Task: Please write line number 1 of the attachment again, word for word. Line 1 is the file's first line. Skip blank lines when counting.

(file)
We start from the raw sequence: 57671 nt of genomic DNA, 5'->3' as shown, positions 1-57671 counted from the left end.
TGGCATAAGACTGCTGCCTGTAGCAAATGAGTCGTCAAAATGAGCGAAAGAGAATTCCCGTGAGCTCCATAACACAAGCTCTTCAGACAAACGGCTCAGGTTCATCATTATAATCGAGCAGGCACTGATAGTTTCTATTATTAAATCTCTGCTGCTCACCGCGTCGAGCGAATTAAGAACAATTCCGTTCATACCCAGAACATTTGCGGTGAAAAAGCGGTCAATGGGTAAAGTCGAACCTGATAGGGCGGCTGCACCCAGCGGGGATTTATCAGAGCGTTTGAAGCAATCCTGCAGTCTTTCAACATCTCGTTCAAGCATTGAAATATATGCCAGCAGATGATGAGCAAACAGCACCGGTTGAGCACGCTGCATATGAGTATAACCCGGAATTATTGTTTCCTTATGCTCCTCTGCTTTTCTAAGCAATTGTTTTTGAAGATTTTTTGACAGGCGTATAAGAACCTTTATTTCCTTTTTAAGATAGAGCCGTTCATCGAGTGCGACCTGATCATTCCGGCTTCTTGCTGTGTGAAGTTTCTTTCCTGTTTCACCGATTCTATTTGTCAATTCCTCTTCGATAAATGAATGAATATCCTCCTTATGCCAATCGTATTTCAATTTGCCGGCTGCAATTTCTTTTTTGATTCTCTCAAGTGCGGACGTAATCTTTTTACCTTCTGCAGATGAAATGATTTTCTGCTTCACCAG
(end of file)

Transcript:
We start from the raw sequence: 57671 nt of genomic DNA, 5'->3' as shown, positions 1-57671 counted from the left end.